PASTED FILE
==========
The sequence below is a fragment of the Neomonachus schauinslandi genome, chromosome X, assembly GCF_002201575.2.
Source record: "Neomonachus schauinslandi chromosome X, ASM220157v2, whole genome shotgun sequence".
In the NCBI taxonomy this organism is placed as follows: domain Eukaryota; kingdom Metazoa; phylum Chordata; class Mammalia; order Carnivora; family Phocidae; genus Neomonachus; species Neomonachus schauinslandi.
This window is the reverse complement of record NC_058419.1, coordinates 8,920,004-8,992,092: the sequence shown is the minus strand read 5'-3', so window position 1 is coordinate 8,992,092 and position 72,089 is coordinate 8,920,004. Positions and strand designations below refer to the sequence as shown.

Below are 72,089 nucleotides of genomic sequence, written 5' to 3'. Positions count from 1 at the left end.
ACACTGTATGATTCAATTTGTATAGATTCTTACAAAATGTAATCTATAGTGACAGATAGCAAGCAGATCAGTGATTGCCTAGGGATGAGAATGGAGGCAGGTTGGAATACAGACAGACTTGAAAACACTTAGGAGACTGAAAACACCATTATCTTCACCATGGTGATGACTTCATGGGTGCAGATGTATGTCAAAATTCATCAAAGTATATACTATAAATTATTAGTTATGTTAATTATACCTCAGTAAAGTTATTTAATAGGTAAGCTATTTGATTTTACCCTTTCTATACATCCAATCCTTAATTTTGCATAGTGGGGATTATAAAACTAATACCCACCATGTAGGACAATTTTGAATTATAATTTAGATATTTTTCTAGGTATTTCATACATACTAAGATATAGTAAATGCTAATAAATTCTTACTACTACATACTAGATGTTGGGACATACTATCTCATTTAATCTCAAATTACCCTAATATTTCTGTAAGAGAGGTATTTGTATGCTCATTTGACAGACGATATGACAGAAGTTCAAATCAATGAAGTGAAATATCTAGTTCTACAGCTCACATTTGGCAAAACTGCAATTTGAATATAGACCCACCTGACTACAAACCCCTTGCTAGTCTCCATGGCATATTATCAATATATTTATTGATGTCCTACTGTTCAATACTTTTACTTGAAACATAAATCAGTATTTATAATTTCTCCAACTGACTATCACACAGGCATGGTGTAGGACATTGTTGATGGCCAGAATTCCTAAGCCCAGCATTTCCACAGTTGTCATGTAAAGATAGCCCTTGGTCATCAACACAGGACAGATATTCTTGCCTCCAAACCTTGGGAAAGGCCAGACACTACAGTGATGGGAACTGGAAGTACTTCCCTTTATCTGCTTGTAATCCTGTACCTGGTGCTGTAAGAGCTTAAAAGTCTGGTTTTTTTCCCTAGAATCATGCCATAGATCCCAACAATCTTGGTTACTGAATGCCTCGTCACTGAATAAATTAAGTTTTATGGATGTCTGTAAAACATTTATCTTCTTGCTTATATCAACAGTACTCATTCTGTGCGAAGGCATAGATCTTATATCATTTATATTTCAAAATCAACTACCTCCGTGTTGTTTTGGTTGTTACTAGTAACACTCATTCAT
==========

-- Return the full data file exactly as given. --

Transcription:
The sequence below is a fragment of the Neomonachus schauinslandi genome, chromosome X, assembly GCF_002201575.2.
Source record: "Neomonachus schauinslandi chromosome X, ASM220157v2, whole genome shotgun sequence".
In the NCBI taxonomy this organism is placed as follows: domain Eukaryota; kingdom Metazoa; phylum Chordata; class Mammalia; order Carnivora; family Phocidae; genus Neomonachus; species Neomonachus schauinslandi.
This window is the reverse complement of record NC_058419.1, coordinates 8,920,004-8,992,092: the sequence shown is the minus strand read 5'-3', so window position 1 is coordinate 8,992,092 and position 72,089 is coordinate 8,920,004. Positions and strand designations below refer to the sequence as shown.

Below are 72,089 nucleotides of genomic sequence, written 5' to 3'. Positions count from 1 at the left end.
ACACTGTATGATTCAATTTGTATAGATTCTTACAAAATGTAATCTATAGTGACAGATAGCAAGCAGATCAGTGATTGCCTAGGGATGAGAATGGAGGCAGGTTGGAATACAGACAGACTTGAAAACACTTAGGAGACTGAAAACACCATTATCTTCACCATGGTGATGACTTCATGGGTGCAGATGTATGTCAAAATTCATCAAAGTATATACTATAAATTATTAGTTATGTTAATTATACCTCAGTAAAGTTATTTAATAGGTAAGCTATTTGATTTTACCCTTTCTATACATCCAATCCTTAATTTTGCATAGTGGGGATTATAAAACTAATACCCACCATGTAGGACAATTTTGAATTATAATTTAGATATTTTTCTAGGTATTTCATACATACTAAGATATAGTAAATGCTAATAAATTCTTACTACTACATACTAGATGTTGGGACATACTATCTCATTTAATCTCAAATTACCCTAATATTTCTGTAAGAGAGGTATTTGTATGCTCATTTGACAGACGATATGACAGAAGTTCAAATCAATGAAGTGAAATATCTAGTTCTACAGCTCACATTTGGCAAAACTGCAATTTGAATATAGACCCACCTGACTACAAACCCCTTGCTAGTCTCCATGGCATATTATCAATATATTTATTGATGTCCTACTGTTCAATACTTTTACTTGAAACATAAATCAGTATTTATAATTTCTCCAACTGACTATCACACAGGCATGGTGTAGGACATTGTTGATGGCCAGAATTCCTAAGCCCAGCATTTCCACAGTTGTCATGTAAAGATAGCCCTTGGTCATCAACACAGGACAGATATTCTTGCCTCCAAACCTTGGGAAAGGCCAGACACTACAGTGATGGGAACTGGAAGTACTTCCCTTTATCTGCTTGTAATCCTGTACCTGGTGCTGTAAGAGCTTAAAAGTCTGGTTTTTTTCCCTAGAATCATGCCATAGATCCCAACAATCTTGGTTACTGAATGCCTCGTCACTGAATAAATTAAGTTTTATGGATGTCTGTAAAACATTTATCTTCTTGCTTATATCAACAGTACTCATTCTGTGCGAAGGCATAGATCTTATATCATTTATATTTCAAAATCAACTACCTCCGTGTTGTTTTGGTTGTTACTAGTAACACTCATTCAT